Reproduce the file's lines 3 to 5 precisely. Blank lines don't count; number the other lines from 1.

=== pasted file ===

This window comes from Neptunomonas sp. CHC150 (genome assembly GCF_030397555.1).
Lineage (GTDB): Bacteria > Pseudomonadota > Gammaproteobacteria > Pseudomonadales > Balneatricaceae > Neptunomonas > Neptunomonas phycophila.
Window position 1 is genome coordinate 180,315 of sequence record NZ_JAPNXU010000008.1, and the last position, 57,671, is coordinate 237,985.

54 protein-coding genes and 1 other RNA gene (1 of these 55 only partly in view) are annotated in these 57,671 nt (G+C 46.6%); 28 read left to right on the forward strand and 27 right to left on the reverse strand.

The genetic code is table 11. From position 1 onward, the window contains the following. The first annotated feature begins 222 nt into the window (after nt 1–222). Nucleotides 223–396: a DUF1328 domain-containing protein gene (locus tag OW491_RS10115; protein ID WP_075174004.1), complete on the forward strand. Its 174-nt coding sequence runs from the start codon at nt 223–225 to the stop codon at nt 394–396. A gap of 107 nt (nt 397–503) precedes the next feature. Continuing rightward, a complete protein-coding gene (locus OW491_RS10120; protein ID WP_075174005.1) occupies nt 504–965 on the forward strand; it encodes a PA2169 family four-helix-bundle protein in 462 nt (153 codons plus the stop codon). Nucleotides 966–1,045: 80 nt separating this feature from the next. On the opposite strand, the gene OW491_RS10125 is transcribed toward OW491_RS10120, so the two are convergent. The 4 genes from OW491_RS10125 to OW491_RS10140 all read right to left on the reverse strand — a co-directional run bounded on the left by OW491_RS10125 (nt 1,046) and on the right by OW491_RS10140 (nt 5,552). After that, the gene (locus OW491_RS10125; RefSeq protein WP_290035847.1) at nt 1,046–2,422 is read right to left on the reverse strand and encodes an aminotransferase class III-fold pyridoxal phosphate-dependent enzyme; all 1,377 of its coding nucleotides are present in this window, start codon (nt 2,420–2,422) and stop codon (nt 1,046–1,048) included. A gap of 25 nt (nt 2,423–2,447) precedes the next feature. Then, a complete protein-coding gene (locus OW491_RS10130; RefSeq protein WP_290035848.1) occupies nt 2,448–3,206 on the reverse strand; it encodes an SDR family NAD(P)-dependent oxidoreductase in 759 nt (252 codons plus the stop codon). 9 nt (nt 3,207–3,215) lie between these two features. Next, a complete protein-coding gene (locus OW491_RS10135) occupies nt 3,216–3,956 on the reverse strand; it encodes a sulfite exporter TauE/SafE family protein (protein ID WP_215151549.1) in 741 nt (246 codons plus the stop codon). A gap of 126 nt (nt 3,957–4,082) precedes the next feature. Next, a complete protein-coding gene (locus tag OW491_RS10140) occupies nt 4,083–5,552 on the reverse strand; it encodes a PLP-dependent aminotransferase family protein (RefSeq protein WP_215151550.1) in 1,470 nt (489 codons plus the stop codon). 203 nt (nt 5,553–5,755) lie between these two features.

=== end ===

Window position 1 is genome coordinate 180,315 of sequence record NZ_JAPNXU010000008.1, and the last position, 57,671, is coordinate 237,985.

54 protein-coding genes and 1 other RNA gene (1 of these 55 only partly in view) are annotated in these 57,671 nt (G+C 46.6%); 28 read left to right on the forward strand and 27 right to left on the reverse strand.

The genetic code is table 11. From position 1 onward, the window contains the following. The first annotated feature begins 222 nt into the window (after nt 1–222). Nucleotides 223–396: a DUF1328 domain-containing protein gene (locus tag OW491_RS10115; protein ID WP_075174004.1), complete on the forward strand. Its 174-nt coding sequence runs from the start codon at nt 223–225 to the stop codon at nt 394–396. A gap of 107 nt (nt 397–503) precedes the next feature. Continuing rightward, a complete protein-coding gene (locus OW491_RS10120; protein ID WP_075174005.1) occupies nt 504–965 on the forward strand; it encodes a PA2169 family four-helix-bundle protein in 462 nt (153 codons plus the stop codon). Nucleotides 966–1,045: 80 nt separating this feature from the next. On the opposite strand, the gene OW491_RS10125 is transcribed toward OW491_RS10120, so the two are convergent. The 4 genes from OW491_RS10125 to OW491_RS10140 all read right to left on the reverse strand — a co-directional run bounded on the left by OW491_RS10125 (nt 1,046) and on the right by OW491_RS10140 (nt 5,552). After that, the gene (locus OW491_RS10125; RefSeq protein WP_290035847.1) at nt 1,046–2,422 is read right to left on the reverse strand and encodes an aminotransferase class III-fold pyridoxal phosphate-dependent enzyme; all 1,377 of its coding nucleotides are present in this window, start codon (nt 2,420–2,422) and stop codon (nt 1,046–1,048) included. A gap of 25 nt (nt 2,423–2,447) precedes the next feature. Then, a complete protein-coding gene (locus OW491_RS10130; RefSeq protein WP_290035848.1) occupies nt 2,448–3,206 on the reverse strand; it encodes an SDR family NAD(P)-dependent oxidoreductase in 759 nt (252 codons plus the stop codon). 9 nt (nt 3,207–3,215) lie between these two features. Next, a complete protein-coding gene (locus OW491_RS10135) occupies nt 3,216–3,956 on the reverse strand; it encodes a sulfite exporter TauE/SafE family protein (protein ID WP_215151549.1) in 741 nt (246 codons plus the stop codon). A gap of 126 nt (nt 3,957–4,082) precedes the next feature. Next, a complete protein-coding gene (locus tag OW491_RS10140) occupies nt 4,083–5,552 on the reverse strand; it encodes a PLP-dependent aminotransferase family protein (RefSeq protein WP_215151550.1) in 1,470 nt (489 codons plus the stop codon). 203 nt (nt 5,553–5,755) lie between these two features.